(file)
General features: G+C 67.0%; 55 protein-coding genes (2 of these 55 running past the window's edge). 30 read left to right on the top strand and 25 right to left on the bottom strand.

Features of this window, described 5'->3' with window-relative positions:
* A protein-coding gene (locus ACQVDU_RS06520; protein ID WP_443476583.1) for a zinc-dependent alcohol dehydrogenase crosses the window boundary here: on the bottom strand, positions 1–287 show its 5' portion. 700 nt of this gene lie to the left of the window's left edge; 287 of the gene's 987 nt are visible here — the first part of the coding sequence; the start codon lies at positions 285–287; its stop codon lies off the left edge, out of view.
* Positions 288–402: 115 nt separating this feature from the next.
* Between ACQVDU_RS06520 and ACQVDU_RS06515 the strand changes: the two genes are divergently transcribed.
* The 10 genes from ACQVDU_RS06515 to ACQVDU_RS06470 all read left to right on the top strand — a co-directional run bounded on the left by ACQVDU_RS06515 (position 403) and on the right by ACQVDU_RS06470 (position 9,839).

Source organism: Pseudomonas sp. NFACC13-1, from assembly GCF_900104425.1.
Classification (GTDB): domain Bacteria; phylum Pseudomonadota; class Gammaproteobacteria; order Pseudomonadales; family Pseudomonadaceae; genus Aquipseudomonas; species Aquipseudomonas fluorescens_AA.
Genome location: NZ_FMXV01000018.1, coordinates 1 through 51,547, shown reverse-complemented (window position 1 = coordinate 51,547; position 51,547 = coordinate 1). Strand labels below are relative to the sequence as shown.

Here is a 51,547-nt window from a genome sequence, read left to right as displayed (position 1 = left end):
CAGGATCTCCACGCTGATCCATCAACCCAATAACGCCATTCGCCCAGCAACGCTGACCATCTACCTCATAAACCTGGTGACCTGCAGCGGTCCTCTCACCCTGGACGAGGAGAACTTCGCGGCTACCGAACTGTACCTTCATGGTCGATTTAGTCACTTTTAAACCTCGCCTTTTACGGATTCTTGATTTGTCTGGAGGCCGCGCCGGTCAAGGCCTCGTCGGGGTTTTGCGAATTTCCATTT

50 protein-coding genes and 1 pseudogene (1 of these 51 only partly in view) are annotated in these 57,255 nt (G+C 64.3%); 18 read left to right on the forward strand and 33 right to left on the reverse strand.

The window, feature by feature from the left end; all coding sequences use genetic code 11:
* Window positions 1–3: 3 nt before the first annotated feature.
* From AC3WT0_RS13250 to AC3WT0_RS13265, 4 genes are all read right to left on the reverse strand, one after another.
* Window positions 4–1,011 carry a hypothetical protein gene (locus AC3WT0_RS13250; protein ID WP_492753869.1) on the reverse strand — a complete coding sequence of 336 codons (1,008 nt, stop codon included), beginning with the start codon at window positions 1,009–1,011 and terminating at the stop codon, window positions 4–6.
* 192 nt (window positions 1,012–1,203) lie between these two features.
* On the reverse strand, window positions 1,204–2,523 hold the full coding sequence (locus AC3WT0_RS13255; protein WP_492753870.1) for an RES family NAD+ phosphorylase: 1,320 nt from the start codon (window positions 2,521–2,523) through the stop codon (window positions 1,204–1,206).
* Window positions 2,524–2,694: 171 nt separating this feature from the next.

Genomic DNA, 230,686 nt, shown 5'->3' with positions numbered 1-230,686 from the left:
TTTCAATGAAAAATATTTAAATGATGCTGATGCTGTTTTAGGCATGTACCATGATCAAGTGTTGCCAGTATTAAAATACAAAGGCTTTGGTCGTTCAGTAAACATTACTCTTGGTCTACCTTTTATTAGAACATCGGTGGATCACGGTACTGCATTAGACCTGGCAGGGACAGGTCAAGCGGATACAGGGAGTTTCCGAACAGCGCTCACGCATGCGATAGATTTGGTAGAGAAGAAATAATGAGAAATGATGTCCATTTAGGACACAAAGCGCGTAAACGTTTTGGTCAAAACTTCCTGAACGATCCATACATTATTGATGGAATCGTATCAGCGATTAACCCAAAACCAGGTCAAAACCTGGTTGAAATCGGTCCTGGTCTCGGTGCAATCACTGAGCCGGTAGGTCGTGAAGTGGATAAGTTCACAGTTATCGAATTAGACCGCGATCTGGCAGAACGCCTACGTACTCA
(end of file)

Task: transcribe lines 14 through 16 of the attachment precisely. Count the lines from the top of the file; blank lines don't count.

* Window positions 1–3: 3 nt before the first annotated feature.
* From AC3WT0_RS13250 to AC3WT0_RS13265, 4 genes are all read right to left on the reverse strand, one after another.
* Window positions 4–1,011 carry a hypothetical protein gene (locus AC3WT0_RS13250; protein ID WP_492753869.1) on the reverse strand — a complete coding sequence of 336 codons (1,008 nt, stop codon included), beginning with the start codon at window positions 1,009–1,011 and terminating at the stop codon, window positions 4–6.